The "work" for me was walking meditation, engaging those things that truly upset body and mind so that I could develop strength in spirit. Personal choice. It depends where, in the stages of meditation, one is.

    Just don't want to get to where I consider the type of blanket I use affects the real work of meditation.

  7. Ben_Ralston says:

    Some great tips. Cheers Ramesh.


  8. Ramesh says:

    creating a sacred environment is part of the spiritual path and an important element of spiritual practice. But that sacred environment can also be an attachment, an obstacle. I have had some of my "best" meditations in not very sacred environments, such as planes, airports, etc. But I do prefer doing my practices in my mountain home and in the ashram in our yoga center, far away from the noises of civilization. But spirituality is about integration, not escape, not attachment to the kind of blanket one uses, etc. I agree. But chanting before meditation, etc creates a great sacred environment and is very helpful whenever one can do so. And will give one the extra inner boost needed when one meditates in a less sacred space. But then again, everything is scared! Every place is the right place!

  9. Ramesh says:

    Thanks, Ben…..looking forward to your next article!

  10. dan says:

    All great suggestions, I’d add keeping a (spiritual) journal. Recording experiences helps to objectify them, giving a less biased look at what/where you’ve been and what is working and what needs work. Looking back periodically can be inspiring, refreshing, and a reminder why we even bother in the first place.

  11. Ramesh says:

    Dan, great suggestion about keeping a journal, actually a fantastic idea!

  12. jiivadhara says:

    Recently I read Ajahn Brahm's book "Mindfulness Bliss and Beyond." The author spoke about the slow breathing using the term "beautiful breathing." The way Ajahn Brahm speaks about breathing is extraordinarily tender and sweet. It's not forced breathing or controlled breathing but the kind of breathing which is so soothing and slow flowing (rasa). His book is one of the better meditation books I ever came across.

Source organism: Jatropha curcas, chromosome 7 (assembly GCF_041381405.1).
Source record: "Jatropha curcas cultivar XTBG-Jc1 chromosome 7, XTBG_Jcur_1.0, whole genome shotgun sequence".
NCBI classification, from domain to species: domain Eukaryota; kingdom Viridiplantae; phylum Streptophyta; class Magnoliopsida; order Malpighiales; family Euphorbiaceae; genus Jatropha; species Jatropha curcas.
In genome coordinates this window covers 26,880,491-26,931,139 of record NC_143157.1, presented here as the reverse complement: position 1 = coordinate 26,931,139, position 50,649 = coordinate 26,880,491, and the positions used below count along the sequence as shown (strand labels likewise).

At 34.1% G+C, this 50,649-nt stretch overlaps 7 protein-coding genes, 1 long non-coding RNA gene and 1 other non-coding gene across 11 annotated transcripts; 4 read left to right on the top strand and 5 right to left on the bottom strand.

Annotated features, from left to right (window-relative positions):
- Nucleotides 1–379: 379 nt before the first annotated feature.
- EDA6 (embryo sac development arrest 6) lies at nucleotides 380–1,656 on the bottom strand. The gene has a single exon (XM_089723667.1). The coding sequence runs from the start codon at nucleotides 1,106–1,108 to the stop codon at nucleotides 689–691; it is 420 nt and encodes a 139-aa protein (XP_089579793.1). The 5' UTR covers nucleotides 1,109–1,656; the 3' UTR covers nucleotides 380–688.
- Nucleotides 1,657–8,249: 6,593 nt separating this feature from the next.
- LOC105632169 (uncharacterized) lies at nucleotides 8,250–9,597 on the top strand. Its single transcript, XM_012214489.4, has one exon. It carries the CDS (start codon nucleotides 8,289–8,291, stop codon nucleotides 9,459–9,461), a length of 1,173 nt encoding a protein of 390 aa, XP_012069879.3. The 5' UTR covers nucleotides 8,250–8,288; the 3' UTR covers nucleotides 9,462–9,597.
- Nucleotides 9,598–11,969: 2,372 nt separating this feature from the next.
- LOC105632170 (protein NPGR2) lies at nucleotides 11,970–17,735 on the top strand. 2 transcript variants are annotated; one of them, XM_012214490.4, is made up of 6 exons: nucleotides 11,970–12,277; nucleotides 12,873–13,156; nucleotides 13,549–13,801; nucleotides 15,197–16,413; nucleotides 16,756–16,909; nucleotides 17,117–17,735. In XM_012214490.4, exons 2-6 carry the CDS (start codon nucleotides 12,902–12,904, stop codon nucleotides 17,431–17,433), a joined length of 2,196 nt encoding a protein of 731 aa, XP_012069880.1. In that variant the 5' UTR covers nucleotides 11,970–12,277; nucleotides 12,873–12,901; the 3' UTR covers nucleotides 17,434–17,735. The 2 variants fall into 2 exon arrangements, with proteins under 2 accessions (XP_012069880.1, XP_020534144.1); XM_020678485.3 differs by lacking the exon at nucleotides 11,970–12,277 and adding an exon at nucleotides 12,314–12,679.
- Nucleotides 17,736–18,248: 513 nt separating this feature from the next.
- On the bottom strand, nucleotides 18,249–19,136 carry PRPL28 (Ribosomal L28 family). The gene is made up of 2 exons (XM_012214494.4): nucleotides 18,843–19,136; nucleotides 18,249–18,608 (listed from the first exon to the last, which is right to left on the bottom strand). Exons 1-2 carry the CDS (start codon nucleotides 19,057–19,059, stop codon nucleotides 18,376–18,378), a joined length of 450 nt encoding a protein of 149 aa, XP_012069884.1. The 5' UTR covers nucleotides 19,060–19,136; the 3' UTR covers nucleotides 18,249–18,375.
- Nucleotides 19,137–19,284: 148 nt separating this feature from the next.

Here is a quote from Ajahn Brahm, "At this stage I use the term "the beautiful breath". Here the mind recognizes that this peaceful breath is extraordinarily beautiful. You are aware of this beautiful breath continuously, moment after moment, with no break in the chain of experience. You are only aware of the beautiful breath, without effort, and for a very long time.

    Now you let the breath disappear and all that is left is "the beautiful". Disembodied beauty becomes the sole object of the mind. The mind is now taking its own object. You are now not aware at all of breath, body, thought sound or the world outside. All that you are aware of is beauty, peace, bliss, light or whatever your perception will later call it. You are experiencing only beauty, with nothing being beautiful, continuously, effortlessly. You have long ago let go of chatter, let go of descriptions and assessments. Here, the mind is that still that you can not say anything. " By Ajahn Brahm…

    Then again, our meditation may always be perfect even if the conditions are not that conducive. Nothing really needs to happen if let let things unfold their own way… we surrender and let consciousness unfold "us." Things will unfold so naturally of we ALLOW the wonder of meditation to be part of our life. Thanks for this beautiful entry, Ramesh.